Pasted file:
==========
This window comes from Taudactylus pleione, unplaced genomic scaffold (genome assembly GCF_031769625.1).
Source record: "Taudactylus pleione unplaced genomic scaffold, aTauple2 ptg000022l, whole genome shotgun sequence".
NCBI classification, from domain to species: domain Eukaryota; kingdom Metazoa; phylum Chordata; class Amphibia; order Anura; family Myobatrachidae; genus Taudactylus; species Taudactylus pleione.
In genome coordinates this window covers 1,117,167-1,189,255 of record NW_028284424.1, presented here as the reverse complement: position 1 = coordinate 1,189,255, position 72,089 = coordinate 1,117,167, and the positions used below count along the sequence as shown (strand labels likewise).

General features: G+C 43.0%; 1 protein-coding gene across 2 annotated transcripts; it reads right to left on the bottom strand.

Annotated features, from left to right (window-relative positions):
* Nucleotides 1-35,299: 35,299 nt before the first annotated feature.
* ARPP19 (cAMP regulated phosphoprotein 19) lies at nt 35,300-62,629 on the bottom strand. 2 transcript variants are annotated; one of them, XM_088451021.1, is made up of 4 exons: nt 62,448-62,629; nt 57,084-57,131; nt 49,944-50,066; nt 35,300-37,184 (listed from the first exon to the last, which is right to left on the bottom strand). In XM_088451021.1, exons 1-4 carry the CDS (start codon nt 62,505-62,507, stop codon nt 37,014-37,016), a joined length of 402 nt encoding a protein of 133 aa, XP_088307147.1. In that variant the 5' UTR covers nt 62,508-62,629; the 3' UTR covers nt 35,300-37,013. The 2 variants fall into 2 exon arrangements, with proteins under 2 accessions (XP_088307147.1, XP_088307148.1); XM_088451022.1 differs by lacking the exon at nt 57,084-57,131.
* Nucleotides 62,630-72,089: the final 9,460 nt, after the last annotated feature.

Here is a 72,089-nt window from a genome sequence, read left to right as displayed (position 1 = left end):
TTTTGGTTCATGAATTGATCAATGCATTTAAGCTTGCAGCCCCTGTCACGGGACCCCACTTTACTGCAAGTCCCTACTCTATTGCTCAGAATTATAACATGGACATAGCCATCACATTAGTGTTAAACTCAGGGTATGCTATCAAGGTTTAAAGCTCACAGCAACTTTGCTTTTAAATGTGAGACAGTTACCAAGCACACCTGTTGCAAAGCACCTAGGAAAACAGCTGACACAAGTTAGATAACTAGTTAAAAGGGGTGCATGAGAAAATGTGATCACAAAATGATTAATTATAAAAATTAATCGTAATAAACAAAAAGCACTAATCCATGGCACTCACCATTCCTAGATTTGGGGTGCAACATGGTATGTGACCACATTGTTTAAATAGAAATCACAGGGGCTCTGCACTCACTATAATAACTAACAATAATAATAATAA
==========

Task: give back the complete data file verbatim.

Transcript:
This window comes from Taudactylus pleione, unplaced genomic scaffold (genome assembly GCF_031769625.1).
Source record: "Taudactylus pleione unplaced genomic scaffold, aTauple2 ptg000022l, whole genome shotgun sequence".
NCBI classification, from domain to species: domain Eukaryota; kingdom Metazoa; phylum Chordata; class Amphibia; order Anura; family Myobatrachidae; genus Taudactylus; species Taudactylus pleione.
In genome coordinates this window covers 1,117,167-1,189,255 of record NW_028284424.1, presented here as the reverse complement: position 1 = coordinate 1,189,255, position 72,089 = coordinate 1,117,167, and the positions used below count along the sequence as shown (strand labels likewise).

General features: G+C 43.0%; 1 protein-coding gene across 2 annotated transcripts; it reads right to left on the bottom strand.

Annotated features, from left to right (window-relative positions):
* Nucleotides 1-35,299: 35,299 nt before the first annotated feature.
* ARPP19 (cAMP regulated phosphoprotein 19) lies at nt 35,300-62,629 on the bottom strand. 2 transcript variants are annotated; one of them, XM_088451021.1, is made up of 4 exons: nt 62,448-62,629; nt 57,084-57,131; nt 49,944-50,066; nt 35,300-37,184 (listed from the first exon to the last, which is right to left on the bottom strand). In XM_088451021.1, exons 1-4 carry the CDS (start codon nt 62,505-62,507, stop codon nt 37,014-37,016), a joined length of 402 nt encoding a protein of 133 aa, XP_088307147.1. In that variant the 5' UTR covers nt 62,508-62,629; the 3' UTR covers nt 35,300-37,013. The 2 variants fall into 2 exon arrangements, with proteins under 2 accessions (XP_088307147.1, XP_088307148.1); XM_088451022.1 differs by lacking the exon at nt 57,084-57,131.
* Nucleotides 62,630-72,089: the final 9,460 nt, after the last annotated feature.

Here is a 72,089-nt window from a genome sequence, read left to right as displayed (position 1 = left end):
TTTTGGTTCATGAATTGATCAATGCATTTAAGCTTGCAGCCCCTGTCACGGGACCCCACTTTACTGCAAGTCCCTACTCTATTGCTCAGAATTATAACATGGACATAGCCATCACATTAGTGTTAAACTCAGGGTATGCTATCAAGGTTTAAAGCTCACAGCAACTTTGCTTTTAAATGTGAGACAGTTACCAAGCACACCTGTTGCAAAGCACCTAGGAAAACAGCTGACACAAGTTAGATAACTAGTTAAAAGGGGTGCATGAGAAAATGTGATCACAAAATGATTAATTATAAAAATTAATCGTAATAAACAAAAAGCACTAATCCATGGCACTCACCATTCCTAGATTTGGGGTGCAACATGGTATGTGACCACATTGTTTAAATAGAAATCACAGGGGCTCTGCACTCACTATAATAACTAACAATAATAATAATAA